On Tuesday, Google Drive added a way for its Docs and Sheets office apps to tap into third-party plug-ins, giving both services additional features that Google hasn't supplied itself.
The "plug-ins for Docs and Sheets" directly compete with the Apps for Office program that Microsoft launched last year. And the three apps that Google highlighted as part of its program address some of the weaknesses Google Docs (now part of Google's Drive cloud-storage service) has compared to Office itself.
"To help take some of that work off your shoulders, today we're launching add-ons--new tools created by developer partners that give you even more features in your documents and spreadsheets" Saurabh Gupta, a Google product manager, wrote in a blog post on Tuesday.
Here's how the new add-ons work: From either Docs or Pages, click on the "Add-Ons" menu item at the top of the page. From there, you'll be asked to add one or more add-ons, very similar to the way you can add packaged apps to a ChromeOS Chromebook, for example. I counted 34 plug-ins that users could add to Docs, and 29 for Sheets. However, the only way to tap into the new plug-ins for Sheets is to opt into the new version that Google launched last December.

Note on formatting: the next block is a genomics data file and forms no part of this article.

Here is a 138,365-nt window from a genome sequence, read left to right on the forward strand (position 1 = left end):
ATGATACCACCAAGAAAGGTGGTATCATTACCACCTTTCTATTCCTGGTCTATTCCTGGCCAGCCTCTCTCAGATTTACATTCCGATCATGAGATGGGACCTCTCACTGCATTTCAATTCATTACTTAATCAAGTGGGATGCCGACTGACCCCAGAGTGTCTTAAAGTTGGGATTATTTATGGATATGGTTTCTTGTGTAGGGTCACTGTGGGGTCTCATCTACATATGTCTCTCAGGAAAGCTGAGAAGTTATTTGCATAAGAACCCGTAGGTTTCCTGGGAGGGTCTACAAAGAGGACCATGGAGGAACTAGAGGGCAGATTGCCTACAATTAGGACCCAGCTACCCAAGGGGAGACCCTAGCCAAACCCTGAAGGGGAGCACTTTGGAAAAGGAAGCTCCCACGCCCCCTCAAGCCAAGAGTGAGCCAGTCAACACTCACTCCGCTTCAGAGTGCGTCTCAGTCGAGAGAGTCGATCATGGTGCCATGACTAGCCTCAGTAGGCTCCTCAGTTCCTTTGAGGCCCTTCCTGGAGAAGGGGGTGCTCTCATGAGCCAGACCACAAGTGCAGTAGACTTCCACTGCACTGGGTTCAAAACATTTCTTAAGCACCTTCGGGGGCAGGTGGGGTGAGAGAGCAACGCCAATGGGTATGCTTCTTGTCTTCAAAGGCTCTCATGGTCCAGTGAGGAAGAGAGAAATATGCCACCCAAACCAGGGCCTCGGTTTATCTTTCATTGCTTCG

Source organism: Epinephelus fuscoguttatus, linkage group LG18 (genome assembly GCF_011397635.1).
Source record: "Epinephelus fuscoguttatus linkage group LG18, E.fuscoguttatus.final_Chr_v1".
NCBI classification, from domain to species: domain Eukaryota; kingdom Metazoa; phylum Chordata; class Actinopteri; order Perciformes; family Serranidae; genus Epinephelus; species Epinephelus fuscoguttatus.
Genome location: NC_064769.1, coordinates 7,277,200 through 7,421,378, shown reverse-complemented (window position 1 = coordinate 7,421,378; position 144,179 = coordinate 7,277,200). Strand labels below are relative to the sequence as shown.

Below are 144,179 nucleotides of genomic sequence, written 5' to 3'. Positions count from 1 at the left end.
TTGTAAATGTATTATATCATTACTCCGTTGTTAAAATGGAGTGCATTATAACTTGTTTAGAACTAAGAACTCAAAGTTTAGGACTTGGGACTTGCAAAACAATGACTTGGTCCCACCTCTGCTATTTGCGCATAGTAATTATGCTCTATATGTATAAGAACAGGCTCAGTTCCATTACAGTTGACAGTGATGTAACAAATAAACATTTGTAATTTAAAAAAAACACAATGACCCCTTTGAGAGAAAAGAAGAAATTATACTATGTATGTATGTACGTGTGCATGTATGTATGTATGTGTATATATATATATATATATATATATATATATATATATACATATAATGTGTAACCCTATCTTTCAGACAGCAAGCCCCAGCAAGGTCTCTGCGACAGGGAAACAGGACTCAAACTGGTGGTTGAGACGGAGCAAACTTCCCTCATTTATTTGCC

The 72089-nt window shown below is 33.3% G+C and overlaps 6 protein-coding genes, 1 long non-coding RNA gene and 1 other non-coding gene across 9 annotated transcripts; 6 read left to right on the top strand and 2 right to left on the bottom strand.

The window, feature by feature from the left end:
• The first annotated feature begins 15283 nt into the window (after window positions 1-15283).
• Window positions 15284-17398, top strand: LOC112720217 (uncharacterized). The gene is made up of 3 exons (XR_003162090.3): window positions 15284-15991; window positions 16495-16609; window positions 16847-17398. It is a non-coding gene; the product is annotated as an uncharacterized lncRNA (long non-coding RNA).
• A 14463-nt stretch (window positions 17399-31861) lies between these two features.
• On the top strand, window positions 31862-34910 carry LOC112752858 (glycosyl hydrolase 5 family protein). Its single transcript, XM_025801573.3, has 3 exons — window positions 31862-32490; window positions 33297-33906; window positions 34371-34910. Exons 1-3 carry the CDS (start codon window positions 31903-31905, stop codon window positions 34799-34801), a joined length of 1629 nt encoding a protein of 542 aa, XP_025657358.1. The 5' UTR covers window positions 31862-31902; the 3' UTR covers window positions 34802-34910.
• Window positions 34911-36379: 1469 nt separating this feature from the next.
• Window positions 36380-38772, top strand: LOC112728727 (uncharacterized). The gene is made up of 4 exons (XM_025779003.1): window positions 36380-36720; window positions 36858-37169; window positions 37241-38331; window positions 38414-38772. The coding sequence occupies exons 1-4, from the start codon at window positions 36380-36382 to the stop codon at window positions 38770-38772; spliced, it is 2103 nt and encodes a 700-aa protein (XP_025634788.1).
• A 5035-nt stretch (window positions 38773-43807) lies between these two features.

Right now, Google appears to be launching with fewer apps that what Microsoft offers inside of its Office Store, although you'll find some "crap apps" there in Microsoft's store, such as a placeholder text generator. However, there are some exclusives: Microsoft offers an Avery Templates app, but Google offers an improved version that allows a user to actually merge addresses to create labels. Google is also highlighting EasyBib Bibliography Creator--a capability Office has had for some time, but that Google's Docs never offered. And there's Letterfeed's Track Changes add-on, as well.
In other words, there's a pattern: Google is tapping into third-party development tools to address its most glaring weaknesses compared to Office. You'll find several template tools (Office provides these natively) as well as a Sheets plug-in to plug in Google Analytics data.
Microsoft added collaboration to its Office Web Apps (now dubbed Office Online) last year, and has embraced collaboration in a big way with a vision of Office that's shared and social. But app developers who brought their technology to the Office Store have said previously that they've been disappointed with the takeup from customers. So far, Google hasn't indicated how or whether it will allow Google Drive/Docs users to tap into live data queries, as Microsoft has, although those solutions are available on Google's developer site.
Still, Google can take its new plug-ins strategy as a strategic response to cities, school systems, and other agencies waffling between Microsoft Office and Google Docs, and who are unsure about moving away from the tried-and-true Office suite. Whether or not Google continues to add to its plug-in offerings is an open question.